Terrorism: February 14, 2003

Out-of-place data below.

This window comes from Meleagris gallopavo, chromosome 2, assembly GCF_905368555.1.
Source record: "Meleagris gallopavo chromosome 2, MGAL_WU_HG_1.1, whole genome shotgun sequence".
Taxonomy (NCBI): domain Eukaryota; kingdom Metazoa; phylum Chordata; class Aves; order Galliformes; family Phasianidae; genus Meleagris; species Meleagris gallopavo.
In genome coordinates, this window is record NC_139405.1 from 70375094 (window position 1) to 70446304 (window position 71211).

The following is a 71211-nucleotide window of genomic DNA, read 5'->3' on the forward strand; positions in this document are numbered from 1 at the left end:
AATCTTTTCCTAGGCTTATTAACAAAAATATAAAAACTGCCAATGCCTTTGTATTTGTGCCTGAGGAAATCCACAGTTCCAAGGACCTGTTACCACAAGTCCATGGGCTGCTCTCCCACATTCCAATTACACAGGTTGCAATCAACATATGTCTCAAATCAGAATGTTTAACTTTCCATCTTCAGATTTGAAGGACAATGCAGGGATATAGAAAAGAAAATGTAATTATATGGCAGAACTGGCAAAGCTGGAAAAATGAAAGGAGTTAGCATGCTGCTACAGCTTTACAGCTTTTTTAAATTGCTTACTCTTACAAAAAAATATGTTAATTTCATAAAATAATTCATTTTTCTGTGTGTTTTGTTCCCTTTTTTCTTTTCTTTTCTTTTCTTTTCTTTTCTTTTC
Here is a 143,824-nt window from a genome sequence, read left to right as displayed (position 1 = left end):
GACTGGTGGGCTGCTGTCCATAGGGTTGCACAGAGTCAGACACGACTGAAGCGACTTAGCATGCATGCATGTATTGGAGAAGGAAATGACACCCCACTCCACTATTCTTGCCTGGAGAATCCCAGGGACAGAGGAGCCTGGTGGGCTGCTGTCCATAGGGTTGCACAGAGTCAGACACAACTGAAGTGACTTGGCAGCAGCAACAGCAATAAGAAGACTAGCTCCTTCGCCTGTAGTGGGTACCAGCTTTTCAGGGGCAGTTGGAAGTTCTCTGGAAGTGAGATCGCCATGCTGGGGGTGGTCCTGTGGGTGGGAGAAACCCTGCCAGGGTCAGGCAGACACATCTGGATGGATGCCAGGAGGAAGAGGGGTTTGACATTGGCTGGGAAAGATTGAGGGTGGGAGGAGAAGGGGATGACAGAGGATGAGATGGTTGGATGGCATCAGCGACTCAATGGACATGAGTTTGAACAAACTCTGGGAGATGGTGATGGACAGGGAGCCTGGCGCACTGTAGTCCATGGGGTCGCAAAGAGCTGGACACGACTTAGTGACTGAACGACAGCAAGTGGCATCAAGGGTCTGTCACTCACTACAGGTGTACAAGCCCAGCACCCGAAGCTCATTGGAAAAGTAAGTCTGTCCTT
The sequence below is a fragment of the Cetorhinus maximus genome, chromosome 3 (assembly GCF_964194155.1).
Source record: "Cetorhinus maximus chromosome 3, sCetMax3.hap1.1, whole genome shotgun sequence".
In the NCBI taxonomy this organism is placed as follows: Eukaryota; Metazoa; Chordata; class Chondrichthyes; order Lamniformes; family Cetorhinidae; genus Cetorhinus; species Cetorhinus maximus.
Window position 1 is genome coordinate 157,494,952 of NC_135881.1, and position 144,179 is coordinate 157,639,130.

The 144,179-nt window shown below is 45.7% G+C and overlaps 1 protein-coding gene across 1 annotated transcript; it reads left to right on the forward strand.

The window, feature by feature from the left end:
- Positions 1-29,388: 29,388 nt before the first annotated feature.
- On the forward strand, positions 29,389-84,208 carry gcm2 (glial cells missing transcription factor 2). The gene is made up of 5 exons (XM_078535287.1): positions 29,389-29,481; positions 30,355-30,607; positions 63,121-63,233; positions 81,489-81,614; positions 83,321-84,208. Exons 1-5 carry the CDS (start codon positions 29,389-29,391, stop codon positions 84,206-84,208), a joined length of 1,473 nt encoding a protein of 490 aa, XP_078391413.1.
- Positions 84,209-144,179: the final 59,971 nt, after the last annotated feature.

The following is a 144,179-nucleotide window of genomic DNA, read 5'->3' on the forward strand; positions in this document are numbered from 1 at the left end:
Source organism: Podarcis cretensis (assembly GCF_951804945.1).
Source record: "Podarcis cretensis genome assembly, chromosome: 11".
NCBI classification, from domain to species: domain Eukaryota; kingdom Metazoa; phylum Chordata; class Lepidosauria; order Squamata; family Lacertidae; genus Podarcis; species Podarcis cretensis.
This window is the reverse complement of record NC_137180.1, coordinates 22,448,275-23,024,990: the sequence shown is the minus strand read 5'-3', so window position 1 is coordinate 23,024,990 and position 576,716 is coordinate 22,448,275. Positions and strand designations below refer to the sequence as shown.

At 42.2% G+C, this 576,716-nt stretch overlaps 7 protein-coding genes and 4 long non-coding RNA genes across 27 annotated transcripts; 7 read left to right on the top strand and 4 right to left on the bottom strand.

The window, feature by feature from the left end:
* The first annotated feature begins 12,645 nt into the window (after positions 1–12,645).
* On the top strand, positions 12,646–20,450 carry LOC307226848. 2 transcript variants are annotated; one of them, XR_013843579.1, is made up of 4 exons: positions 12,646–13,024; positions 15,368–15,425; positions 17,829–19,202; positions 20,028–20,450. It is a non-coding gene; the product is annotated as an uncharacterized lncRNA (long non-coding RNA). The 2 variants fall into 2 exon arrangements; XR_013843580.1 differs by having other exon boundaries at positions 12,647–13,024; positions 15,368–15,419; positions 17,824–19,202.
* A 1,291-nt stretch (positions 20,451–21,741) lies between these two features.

Not surprisingly, federal prosecutions of suspected terrorists in the US increased tenfold in the year after September 11, 2001. In the year before that, there were 115 terrorism related prosecutions. In the year after, 1208. But about half the new cases were termed "terrorist prevention" and were initiated against violators of Social Security Administration or immigration rules. In effect, the definition of "terrorism" was expanded. As a result there were more convictions for less serious offenses. In the year after, there were 394 convictions, with an average sentence of two months. Whereas in the year before there were 21 convictions with an average sentence of 41 months.  The crackdown has caused consternation among the over eight million illegal immigrants in the United States, especially those from Arab and Islamic nations.  Thousands of these illegals are heading back home, most others are coming forward to try and work something out. But many are, in effect, going underground. And among these there are an unknown number of al Qaeda sympathizers. Even among citizens and legal migrants from Moslem nations, there are many who sympathize or support al Qaeda. Most of these supporters are young men caught up in the fervor of "Islamic Revolution." These terrorist wannbes have to be careful, for many of their Moslem neighbors want nothing to do with this revolution and it's terrorism. The number of leads coming in from these neighbors and relatives has been large and there are apparently many "terrorist cells" under investigation. Many of these "cells" are simply spontaneous outbreaks of Islamic fervor among young Moslems in America. Getting in touch with al Qaeda is not that easy, and the people you connect with via a pro-al Qaeda web site might turn out to be from the FBI or some foreign intelligence agency.


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